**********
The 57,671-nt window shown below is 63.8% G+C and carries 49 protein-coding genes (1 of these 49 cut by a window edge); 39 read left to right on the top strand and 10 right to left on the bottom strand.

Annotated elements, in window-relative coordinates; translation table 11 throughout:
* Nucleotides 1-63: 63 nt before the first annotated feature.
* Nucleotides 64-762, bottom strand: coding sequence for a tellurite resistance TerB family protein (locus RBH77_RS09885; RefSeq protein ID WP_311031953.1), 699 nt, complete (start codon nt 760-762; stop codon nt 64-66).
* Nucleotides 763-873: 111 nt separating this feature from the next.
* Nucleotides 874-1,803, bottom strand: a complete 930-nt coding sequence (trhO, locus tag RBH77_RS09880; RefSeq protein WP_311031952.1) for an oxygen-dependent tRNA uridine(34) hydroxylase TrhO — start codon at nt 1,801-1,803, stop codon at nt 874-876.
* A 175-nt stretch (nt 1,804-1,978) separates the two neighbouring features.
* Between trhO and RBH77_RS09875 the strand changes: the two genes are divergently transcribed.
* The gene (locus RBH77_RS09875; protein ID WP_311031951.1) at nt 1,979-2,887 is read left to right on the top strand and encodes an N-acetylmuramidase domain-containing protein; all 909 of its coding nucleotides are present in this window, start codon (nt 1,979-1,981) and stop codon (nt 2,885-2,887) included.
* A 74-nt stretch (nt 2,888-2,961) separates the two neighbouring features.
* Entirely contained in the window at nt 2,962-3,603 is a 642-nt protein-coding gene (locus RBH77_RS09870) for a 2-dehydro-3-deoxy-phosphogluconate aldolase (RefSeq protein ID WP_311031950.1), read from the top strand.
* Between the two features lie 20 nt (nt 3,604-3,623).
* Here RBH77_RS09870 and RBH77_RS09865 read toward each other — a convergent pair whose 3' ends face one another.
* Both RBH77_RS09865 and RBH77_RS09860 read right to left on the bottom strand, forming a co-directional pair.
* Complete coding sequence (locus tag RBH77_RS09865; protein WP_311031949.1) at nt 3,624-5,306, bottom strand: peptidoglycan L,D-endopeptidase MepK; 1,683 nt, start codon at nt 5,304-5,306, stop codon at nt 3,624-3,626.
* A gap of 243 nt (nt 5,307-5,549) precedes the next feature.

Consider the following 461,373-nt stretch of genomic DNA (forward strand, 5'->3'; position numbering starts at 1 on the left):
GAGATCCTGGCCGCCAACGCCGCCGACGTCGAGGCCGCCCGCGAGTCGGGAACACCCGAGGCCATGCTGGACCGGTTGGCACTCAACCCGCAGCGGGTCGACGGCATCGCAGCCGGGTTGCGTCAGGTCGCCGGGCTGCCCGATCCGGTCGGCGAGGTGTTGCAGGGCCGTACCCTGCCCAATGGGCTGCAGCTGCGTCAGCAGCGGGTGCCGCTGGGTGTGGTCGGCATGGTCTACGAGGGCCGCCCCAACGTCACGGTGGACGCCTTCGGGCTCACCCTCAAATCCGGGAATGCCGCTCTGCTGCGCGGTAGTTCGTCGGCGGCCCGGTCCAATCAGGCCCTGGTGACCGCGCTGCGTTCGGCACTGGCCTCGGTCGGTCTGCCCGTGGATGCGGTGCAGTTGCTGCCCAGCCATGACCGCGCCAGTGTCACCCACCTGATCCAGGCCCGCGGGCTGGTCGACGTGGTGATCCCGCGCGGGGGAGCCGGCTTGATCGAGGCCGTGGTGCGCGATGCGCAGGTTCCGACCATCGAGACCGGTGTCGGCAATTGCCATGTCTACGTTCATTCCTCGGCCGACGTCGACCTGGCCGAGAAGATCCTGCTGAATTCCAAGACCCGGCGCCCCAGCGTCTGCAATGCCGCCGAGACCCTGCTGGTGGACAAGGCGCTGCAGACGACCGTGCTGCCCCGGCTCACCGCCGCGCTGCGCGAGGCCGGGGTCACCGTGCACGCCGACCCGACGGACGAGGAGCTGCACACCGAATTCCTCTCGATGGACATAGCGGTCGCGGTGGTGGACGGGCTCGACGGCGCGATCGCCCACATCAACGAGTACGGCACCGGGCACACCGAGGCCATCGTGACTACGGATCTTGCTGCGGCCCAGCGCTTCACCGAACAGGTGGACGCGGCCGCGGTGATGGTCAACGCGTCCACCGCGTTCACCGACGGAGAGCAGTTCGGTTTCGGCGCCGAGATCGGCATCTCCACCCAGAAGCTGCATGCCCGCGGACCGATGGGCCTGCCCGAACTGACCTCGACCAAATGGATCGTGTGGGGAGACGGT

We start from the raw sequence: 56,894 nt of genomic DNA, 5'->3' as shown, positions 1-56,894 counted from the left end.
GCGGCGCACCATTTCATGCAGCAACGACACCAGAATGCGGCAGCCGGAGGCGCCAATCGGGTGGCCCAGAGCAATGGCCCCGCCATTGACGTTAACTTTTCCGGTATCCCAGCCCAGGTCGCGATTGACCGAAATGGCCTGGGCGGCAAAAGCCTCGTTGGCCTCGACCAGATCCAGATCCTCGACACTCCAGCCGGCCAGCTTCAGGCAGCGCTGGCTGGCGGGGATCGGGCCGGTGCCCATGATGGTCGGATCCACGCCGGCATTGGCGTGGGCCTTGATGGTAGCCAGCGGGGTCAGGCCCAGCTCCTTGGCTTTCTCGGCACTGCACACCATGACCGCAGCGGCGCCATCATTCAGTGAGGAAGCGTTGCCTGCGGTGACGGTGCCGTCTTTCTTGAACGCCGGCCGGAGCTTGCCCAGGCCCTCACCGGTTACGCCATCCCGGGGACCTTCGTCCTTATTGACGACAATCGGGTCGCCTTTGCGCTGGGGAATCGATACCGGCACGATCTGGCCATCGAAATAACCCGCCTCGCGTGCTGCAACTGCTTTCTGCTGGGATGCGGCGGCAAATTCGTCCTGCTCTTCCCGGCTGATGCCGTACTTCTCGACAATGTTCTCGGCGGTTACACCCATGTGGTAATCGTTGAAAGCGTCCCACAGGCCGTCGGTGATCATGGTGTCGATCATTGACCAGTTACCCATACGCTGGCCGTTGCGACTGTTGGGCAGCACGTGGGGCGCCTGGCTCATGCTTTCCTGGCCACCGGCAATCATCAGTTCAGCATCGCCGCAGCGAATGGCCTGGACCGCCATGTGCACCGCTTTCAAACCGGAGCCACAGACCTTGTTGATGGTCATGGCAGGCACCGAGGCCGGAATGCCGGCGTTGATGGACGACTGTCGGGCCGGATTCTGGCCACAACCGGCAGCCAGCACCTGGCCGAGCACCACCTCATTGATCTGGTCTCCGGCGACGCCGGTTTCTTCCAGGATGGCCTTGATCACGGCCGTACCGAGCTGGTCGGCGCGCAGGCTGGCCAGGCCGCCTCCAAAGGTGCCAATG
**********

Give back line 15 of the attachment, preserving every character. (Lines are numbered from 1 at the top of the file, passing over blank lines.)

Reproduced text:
* Complete coding sequence (locus tag RBH77_RS09865; protein WP_311031949.1) at nt 3,624-5,306, bottom strand: peptidoglycan L,D-endopeptidase MepK; 1,683 nt, start codon at nt 5,304-5,306, stop codon at nt 3,624-3,626.